The Cult That Is Religion

There was a time in my life when I would rise with the sun every morning to usher in the new day.

The flawless serenity of the new day’s light channeled the physical energy and spiritual fortitude I would need to meet every challenge and seize every chance to make that day better than the last.

Every day would begin with a prayer. If I didn’t pray, my day would dissolve into chaos. I would spend up to an hour meditating and speaking to my creator. It was a special time when all the heaviness and burdens of my mind lifted away.

I believed that the answers to all of my life’s questions could be found in the Bible. It made sense because my grandparents were missionaries who built churches and helped the needy. Their goal was to bring relief and salvation to the poor through the ministry of Christ.

Regrettably, their faith and work skipped a generation.

The dysfunctional home environment created by my parents’ constant marital problems only broadened my growing sense of spiritual disconnect. I had so many questions about eternity, heaven and hell. I needed God to tell me why He would allow my family to endure such suffering and discontent.

I’ve tried many churches and opened myself to many new experiences. Most of them seemed more like social clubs where spiritual wisdom was swapped with mindless feel-good babble.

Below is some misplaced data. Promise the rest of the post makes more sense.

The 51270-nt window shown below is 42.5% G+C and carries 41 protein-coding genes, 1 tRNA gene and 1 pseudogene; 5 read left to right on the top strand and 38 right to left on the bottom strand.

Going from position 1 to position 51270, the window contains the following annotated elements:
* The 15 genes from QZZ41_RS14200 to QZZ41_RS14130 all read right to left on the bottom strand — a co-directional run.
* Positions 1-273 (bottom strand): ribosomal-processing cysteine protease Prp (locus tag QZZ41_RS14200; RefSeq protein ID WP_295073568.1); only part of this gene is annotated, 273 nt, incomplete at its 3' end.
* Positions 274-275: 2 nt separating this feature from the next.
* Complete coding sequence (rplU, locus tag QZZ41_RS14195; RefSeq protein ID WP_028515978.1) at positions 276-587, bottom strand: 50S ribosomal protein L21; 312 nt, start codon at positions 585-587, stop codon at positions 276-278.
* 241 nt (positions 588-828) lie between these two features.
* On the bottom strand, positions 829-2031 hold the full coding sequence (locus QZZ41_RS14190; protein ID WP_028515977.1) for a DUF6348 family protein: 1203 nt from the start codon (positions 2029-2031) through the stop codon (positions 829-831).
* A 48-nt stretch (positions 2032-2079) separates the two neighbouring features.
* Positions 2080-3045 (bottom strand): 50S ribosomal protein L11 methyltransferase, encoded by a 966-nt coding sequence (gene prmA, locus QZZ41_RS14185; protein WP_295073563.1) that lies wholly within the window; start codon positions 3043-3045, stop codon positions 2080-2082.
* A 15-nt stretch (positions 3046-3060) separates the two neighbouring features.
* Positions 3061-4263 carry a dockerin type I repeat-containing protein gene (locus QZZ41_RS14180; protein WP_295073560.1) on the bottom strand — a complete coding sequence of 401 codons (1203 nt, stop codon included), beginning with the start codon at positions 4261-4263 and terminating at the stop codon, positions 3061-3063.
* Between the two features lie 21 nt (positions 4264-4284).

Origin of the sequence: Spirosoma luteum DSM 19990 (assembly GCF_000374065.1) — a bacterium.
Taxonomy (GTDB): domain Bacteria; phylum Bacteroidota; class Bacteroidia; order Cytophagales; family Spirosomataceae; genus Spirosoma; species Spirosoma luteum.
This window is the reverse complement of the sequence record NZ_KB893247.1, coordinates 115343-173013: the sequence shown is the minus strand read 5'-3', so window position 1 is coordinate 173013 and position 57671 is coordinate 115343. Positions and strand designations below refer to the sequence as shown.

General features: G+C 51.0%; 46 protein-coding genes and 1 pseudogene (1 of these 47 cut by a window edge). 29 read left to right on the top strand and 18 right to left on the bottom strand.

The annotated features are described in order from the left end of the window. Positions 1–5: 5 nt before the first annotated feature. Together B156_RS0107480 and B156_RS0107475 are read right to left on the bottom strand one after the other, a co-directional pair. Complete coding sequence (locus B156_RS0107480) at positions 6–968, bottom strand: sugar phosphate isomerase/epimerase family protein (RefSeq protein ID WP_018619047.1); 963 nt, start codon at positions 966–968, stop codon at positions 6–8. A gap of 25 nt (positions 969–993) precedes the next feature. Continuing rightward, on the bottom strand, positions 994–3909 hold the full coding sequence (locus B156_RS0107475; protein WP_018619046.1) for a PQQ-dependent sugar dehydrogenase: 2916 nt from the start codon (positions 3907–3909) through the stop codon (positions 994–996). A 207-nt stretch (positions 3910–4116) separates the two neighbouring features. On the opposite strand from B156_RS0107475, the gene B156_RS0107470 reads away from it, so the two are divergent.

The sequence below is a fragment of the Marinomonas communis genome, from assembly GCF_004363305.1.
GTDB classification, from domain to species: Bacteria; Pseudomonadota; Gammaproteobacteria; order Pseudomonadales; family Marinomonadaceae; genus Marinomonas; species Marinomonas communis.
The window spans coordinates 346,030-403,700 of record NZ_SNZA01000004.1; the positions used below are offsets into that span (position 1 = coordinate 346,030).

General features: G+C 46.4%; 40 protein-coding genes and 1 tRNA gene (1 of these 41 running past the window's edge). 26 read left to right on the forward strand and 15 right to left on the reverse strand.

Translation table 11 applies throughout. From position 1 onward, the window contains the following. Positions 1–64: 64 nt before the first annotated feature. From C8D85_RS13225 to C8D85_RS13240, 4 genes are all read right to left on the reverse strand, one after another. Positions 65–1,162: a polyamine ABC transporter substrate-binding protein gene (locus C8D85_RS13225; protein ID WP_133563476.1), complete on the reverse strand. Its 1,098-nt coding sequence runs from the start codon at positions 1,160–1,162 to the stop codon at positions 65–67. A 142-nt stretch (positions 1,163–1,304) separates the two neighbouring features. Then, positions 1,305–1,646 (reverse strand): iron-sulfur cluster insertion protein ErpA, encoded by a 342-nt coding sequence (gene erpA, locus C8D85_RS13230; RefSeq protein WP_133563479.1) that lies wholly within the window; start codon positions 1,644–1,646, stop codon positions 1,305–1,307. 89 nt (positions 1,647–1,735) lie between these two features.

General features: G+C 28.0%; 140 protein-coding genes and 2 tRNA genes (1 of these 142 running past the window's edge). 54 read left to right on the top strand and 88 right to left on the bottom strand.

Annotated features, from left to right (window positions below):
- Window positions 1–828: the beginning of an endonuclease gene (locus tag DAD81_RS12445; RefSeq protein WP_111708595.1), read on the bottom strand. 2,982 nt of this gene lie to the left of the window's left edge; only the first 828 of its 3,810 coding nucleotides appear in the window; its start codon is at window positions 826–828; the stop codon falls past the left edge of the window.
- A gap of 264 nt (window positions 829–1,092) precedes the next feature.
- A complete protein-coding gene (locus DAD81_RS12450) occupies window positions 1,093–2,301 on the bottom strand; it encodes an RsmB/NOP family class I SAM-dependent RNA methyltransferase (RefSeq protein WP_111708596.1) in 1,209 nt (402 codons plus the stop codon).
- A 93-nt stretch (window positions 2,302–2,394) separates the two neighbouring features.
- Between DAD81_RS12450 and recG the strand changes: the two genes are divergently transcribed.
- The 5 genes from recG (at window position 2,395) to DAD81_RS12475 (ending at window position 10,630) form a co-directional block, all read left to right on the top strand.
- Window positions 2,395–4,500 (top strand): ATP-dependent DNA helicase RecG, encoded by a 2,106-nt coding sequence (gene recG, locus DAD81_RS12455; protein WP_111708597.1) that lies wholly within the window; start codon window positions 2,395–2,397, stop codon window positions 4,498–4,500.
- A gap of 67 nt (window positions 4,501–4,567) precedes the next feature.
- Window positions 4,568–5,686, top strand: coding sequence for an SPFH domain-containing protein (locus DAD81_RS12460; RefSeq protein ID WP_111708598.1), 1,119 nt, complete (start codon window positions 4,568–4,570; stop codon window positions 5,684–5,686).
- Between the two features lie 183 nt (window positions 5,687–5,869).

Only a select few, were places where one could deepen their understanding of the scriptures.

It was in these churches where I could condition myself into a real Christian. But, still, I found it difficult to interact and mingle with many of the other believers whose reasons for attending church were far afield from mine.

In addition to attending services, I sought further enlightenment and religious knowledge through the independent study of the Bible. I was particularly inspired by the life and works of a relatively obscure missionary named Watchman Nee. Nee’s unshakable commitment to spreading the word of God amid all of the poverty and socio-political upheaval of 1920s China recalled my grandparents’ own mission to bring absolution to the needy.

A few years ago my faith was put to the ultimate test following a brief spell at another uninspiring church group.

I became acquainted with a small group of believers of who seemingly shared the same brand of faith as I. After welcoming my sons and me into their group; I developed a close bond with one of the group leaders. She quickly came to represent the kind of mother figure that I had always yearned for.

Once assimilated into the group, I endeavored to purify myself of all of the vices and indulgences that fellow group members claimed would erode my faith and Christian values. And just like that, I avoided television, music, and newspapers. I would fast for a month and pray endlessly. The sense of heightened spiritual awareness instilled through rigid self-discipline was intoxicating. My mind and spirit became one. I was finally at peace with my troubled world.